I’ll start by saying that I really hate this guy. I mean, yeah, there are plenty of people I don’t like. But there are actually only ten people on this Earth that I truly and completely hate with the intensity of a Japanese nuclear reactor core meltdown. Bashar Assad is one of them and he is part of a select few that includes Richard Branson and Bette Midler. The reasons are many.

I don’t just put you on that list because you have a shitty mustache or even because you’re a dictator (or because you’re a self-obsessed billionaire or a talentless bimbo with a tumor for a nose). To be honest, it has to be more than that. It has to go deeper. Way deeper.

“UN and Arab League special envoy Kofi Annan has met officials in Iran and Iraq in an attempt to shore up support for his peace plan on Syria.

Mr Annan warned both countries that the conflict could spread across the region if the violence was not stopped.

The tour came after talks with Syrian President Bashar al-Assad on Monday which he described as “constructive”.

Meanwhile, Russia is sending warships to its naval base at Syria’s port of Tartus, military sources said.

Correspondents say the move is designed to show that Russia – an ally of the Syrian government – will protect its interests in the region.” – BBC NEWS

Assad is an unusual tyrant. He sounds like Mr. Bean when he talks and he looks like the villain in an old French film from the 30’s. He doesn’t appear the least bit threatening and I’m convinced Stephen Hawking could take him in a fight. And it’s no surprise Russia and China want him to stay. Doing business with a dictator is a lot easier than doing business with an entire democracy. But tyrants don’t really respond to “constructive” conversations. Shit, man, we’ve been having “constructive” conversations with him for years. And where has that gotten us?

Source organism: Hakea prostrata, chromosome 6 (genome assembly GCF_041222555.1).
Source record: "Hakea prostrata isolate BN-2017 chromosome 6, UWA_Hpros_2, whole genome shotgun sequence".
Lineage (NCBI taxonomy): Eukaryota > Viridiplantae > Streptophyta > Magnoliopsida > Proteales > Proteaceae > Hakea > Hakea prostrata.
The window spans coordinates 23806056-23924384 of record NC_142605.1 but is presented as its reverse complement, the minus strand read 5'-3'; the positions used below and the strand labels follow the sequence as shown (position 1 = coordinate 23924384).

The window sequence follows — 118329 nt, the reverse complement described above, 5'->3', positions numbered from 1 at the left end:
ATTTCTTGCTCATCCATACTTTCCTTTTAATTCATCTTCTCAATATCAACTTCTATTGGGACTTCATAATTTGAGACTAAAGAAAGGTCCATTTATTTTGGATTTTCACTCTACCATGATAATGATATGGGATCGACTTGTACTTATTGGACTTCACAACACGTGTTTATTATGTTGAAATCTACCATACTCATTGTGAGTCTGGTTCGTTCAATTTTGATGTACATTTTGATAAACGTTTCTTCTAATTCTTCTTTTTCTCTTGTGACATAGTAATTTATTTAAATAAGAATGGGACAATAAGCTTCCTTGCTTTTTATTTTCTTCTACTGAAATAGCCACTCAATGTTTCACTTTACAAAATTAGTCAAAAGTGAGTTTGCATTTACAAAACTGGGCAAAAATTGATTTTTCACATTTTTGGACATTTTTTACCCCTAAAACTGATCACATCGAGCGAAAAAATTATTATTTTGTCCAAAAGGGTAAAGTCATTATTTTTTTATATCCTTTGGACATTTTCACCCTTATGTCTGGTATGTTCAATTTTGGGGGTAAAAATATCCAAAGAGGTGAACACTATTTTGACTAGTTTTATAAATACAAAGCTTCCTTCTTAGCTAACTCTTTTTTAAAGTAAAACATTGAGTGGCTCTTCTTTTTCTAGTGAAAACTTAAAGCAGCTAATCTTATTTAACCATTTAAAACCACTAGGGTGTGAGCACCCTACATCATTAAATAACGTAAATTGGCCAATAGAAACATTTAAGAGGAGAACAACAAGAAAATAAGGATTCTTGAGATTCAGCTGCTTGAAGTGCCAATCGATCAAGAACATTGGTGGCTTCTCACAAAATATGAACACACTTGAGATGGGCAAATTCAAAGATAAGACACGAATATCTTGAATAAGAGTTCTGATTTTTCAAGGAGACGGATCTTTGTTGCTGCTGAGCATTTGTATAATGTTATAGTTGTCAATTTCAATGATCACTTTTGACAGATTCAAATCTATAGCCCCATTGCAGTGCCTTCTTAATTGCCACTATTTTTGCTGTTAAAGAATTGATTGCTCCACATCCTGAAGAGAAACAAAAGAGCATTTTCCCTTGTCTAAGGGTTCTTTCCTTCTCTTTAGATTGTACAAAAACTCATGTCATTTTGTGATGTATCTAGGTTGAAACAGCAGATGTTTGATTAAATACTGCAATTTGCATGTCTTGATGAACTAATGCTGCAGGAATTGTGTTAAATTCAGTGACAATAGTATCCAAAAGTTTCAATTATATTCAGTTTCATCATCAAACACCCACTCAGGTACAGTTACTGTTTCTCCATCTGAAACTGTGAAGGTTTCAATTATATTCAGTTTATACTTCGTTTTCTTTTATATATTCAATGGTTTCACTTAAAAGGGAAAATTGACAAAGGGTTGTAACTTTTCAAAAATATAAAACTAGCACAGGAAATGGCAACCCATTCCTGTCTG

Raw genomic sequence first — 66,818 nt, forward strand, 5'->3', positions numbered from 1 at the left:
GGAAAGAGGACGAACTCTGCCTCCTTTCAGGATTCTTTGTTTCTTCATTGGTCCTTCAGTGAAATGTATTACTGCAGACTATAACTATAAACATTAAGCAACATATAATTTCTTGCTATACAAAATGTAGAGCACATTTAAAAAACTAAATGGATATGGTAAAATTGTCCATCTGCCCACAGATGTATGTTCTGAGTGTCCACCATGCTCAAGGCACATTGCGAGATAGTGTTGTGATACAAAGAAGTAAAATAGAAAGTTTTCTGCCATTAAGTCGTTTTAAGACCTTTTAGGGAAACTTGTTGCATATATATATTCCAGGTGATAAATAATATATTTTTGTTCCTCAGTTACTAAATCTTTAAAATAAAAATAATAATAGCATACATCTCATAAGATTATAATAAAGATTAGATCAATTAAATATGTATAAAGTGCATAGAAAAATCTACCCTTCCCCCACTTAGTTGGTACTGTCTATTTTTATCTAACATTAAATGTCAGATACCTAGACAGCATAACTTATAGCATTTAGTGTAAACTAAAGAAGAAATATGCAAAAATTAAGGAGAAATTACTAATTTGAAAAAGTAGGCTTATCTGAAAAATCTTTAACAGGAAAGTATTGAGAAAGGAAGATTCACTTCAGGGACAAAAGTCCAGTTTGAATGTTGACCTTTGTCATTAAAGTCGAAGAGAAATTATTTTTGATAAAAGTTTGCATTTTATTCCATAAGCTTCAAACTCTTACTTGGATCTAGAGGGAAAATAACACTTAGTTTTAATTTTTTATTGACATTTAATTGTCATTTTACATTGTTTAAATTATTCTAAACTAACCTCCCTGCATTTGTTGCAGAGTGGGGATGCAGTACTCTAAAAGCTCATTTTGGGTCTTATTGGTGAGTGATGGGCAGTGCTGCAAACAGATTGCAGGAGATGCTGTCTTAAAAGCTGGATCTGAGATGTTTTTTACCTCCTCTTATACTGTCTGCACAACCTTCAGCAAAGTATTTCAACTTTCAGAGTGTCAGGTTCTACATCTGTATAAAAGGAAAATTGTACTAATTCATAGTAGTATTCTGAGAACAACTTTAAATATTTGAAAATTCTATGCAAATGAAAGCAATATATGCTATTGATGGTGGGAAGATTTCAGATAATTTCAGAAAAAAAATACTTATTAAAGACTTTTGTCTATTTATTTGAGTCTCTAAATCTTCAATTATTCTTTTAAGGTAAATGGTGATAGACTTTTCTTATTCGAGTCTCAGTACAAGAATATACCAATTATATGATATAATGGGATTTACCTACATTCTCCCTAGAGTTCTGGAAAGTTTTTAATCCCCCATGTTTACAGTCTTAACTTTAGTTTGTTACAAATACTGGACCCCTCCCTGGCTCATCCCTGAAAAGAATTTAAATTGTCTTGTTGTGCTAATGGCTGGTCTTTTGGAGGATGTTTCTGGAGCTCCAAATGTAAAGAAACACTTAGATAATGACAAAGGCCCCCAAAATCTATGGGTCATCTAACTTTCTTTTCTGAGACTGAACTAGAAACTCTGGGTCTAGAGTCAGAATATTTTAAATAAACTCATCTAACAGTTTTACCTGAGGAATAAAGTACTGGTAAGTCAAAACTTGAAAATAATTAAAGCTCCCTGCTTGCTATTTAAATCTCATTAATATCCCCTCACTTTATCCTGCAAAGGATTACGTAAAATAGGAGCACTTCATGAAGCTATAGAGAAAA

“US state department spokeswoman Victoria Nuland said it was “deeply alarmed” at “reports from inside Syria that the regime may be organising another massacre”.

Such an attack could happen, it suggested, in al-Haffa or the towns of Deir el-Zour, Homs or Hama, or in the suburbs of the capital, Damascus.

According to the London-based Syrian Observatory for Human Rights, at least 74 people were killed across Syria on Monday.

UK foreign secretary William Hague believes al-Qaeda linked terrorists are operating in Syria

An activist website, the Violations Documenting Centre, said there had been 29 deaths in the past week from bombardment in al-Haffa. All but three of the dead were civilians, it added.

These reports cannot be confirmed independently because Syria heavily restricts journalists’ freedom of movement.”

No shit they restrict journalists’ freedom of movement. When you’re committing atrocities or breaking international law you don’t let people take fucking pictures. And as much as I respect journalists (the like five actual journalists who are left in the world) I think it’s completely absurd to think they would let you roam around Syria taking pictures and talking to people. Just saying.

And of course civilians are getting killed. It’s a civil war. In a civil war everyone is a civilian. Granted, putting down a civilian uprising by killing all the civilians is a pretty novel approach. So, you know, kudos for thinking outside the box and all. And while I’m not crazy about using military force in another country I’m starting to think that’s really the only card we have left to play. Because short of dropping a bomb on him or putting a bullet through his brainpan I don’t think he’s going anywhere.

Look, we tried talking to Khaddafi for like 40 years until Obama finally did what Reagan should have done. And I understand that America, or indeed the international community, shouldn’t be deciding who is in charge in someone else’s country. But, hey, I shouldn’t be watching college girls sunbathe in the yard next door while giving myself The Stranger. Life is full of contradictions I guess. I just roll with it.



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